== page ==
MIAMI • Lexi Thompson visited the Heavenly Puppies pet store in Florida in the summer, intending to volunteer as a dog walker.
But, as soon as she entered, she told her mother that she would be getting a dog after noticing a puppy cuddled up on a ladybug plush toy.
It was a divine sign. She has a ladybug patch on her golf bag and wears ladybug earrings for good luck.
Leo - a six-month-old, Havanese and miniature poodle mix - was by her side at the Tour Championship on Sunday, playing an outsize role as she returned to the winner's circle after a 14-month title drought.
It provided a welcome distraction in the LPGA season-ender at Tiburon Golf Club, where Thompson shot a two-under 70 for a 270 total to secure a four-stroke victory over fellow American Nelly Korda.
It also extended her LPGA title streak to six straight years, the longest run among active players, while world No. 1 Ariya Jutanugarn captured the US$1 million (S$1.37 million) season points bonus prize.
The win - Thompson's 10th on the Tour and her first of the year - provided redemption. Last year, she missed a two-foot par putt on the final hole with the title, the world No. 1 ranking and Player of the Year honours on the line.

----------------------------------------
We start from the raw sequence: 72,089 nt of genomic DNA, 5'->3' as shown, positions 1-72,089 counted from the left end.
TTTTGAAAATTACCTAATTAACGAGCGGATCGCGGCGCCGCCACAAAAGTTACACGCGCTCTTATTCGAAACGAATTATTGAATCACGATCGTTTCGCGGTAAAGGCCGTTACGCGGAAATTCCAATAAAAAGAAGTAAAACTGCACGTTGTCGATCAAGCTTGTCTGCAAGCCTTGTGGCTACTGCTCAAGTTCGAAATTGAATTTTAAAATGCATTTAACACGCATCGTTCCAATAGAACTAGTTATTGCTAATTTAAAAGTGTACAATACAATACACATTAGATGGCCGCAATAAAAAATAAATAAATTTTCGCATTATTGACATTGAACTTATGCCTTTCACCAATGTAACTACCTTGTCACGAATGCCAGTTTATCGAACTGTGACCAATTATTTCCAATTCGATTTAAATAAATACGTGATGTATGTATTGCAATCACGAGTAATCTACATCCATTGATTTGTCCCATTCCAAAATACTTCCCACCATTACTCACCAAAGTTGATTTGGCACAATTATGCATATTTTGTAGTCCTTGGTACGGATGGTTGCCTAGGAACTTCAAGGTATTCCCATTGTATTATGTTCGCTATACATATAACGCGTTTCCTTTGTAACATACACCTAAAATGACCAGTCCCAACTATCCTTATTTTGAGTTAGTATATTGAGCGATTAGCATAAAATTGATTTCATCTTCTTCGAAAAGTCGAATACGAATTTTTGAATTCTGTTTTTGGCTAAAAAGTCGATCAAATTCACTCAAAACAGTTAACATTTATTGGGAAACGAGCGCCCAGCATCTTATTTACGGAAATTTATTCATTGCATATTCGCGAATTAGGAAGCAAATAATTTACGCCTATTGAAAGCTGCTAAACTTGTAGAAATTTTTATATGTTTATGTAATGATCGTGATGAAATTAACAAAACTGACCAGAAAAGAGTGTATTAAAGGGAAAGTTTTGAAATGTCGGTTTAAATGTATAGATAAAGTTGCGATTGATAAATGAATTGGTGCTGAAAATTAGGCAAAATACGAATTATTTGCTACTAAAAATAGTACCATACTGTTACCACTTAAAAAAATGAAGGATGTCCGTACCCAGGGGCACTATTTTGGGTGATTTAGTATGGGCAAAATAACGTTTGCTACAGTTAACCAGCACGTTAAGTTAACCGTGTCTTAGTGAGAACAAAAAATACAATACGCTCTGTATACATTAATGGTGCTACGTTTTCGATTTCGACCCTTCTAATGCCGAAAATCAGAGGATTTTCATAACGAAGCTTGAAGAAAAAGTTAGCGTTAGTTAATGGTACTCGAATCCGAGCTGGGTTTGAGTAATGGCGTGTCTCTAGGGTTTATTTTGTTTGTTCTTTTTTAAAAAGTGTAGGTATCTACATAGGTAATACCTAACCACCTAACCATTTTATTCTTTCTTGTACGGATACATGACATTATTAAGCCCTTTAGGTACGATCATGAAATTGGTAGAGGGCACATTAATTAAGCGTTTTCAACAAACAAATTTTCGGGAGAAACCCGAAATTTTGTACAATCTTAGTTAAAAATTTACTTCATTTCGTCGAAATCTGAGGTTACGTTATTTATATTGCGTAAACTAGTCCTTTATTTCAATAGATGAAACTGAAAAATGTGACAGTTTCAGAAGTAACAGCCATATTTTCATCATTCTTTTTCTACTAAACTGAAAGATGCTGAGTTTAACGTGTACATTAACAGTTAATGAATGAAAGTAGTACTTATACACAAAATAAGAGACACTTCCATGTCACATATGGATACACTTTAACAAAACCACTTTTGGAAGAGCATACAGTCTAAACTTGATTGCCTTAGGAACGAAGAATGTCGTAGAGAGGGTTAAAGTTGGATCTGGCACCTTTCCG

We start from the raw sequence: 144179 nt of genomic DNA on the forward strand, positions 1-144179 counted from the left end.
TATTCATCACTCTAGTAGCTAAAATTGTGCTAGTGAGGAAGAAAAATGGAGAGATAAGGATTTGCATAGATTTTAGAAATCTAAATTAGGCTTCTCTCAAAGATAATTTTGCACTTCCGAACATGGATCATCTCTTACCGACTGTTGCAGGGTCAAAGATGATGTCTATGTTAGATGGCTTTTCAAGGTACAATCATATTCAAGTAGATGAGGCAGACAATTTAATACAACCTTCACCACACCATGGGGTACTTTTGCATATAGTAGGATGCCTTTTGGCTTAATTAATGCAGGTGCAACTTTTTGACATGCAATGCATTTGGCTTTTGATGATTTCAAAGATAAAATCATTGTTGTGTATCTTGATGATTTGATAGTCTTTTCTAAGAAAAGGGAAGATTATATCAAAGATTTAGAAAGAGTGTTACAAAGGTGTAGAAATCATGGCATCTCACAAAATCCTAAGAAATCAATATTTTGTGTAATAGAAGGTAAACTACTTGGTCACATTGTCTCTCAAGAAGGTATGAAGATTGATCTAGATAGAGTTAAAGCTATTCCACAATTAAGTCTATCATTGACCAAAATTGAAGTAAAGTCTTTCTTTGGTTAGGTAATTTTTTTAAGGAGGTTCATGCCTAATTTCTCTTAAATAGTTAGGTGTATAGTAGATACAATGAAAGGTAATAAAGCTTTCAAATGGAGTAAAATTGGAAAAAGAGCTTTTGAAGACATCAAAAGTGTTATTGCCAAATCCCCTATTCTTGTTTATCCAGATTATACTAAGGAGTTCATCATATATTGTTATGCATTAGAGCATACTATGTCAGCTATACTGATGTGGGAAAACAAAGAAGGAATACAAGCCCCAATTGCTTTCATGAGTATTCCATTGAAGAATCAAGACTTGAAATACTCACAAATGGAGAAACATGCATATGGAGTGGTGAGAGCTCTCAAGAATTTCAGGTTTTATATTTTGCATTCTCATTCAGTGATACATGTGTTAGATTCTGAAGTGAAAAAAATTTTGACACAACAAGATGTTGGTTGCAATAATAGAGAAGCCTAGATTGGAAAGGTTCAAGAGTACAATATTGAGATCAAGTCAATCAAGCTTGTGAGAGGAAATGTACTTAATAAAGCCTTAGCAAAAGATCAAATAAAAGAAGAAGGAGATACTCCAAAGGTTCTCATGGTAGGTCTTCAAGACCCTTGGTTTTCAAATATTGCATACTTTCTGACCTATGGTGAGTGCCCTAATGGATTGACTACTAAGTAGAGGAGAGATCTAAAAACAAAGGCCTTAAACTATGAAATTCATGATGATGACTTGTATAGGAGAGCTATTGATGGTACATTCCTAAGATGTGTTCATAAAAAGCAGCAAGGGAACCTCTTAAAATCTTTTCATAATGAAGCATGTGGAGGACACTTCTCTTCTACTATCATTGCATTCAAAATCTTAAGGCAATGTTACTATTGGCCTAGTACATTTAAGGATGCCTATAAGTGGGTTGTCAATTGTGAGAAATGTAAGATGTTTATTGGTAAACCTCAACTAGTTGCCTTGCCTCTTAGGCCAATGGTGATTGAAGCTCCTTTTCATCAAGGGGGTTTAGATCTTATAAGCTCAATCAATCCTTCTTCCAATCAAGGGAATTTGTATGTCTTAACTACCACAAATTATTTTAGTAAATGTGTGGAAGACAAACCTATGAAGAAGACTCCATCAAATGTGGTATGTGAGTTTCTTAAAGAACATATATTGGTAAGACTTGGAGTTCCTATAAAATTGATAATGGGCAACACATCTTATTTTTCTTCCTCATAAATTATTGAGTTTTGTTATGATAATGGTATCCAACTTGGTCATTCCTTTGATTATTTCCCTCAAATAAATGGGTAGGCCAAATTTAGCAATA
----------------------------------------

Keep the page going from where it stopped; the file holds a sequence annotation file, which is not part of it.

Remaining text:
It was a disappointing end to a difficult year that had been dominated by the controversy generated by a four-stroke penalty she had received in the final round of the ANA Inspiration for marking her ball improperly the previous day.
She was still reeling from that episode when her mother was diagnosed with uterine cancer followed by the death of her grandmother.
Things did not let up this year, and Thompson found herself unable to keep up appearances and had to skip the Women's British Open, her first missed Major since making her Tour debut in 2012, to attend to her mental health.
Last month, the 23-year-old admitted to an ongoing struggle with body image issues. She also split up with caddie Kevin McAlpin and had to enlist the services of her brother Curtis for the finale.
Leo's continual affection has been a welcome counter to her off-course issues and the pressure of scorecards, and she acknowledged the uplifting role it had played.
"No matter what I shoot, this guy is giving me kisses," she said while cradling her dog.
"It's been a long year. Just the up and downs, and things I've been dealing with.
"To end the year like this means the world to me. Just shows anything is possible."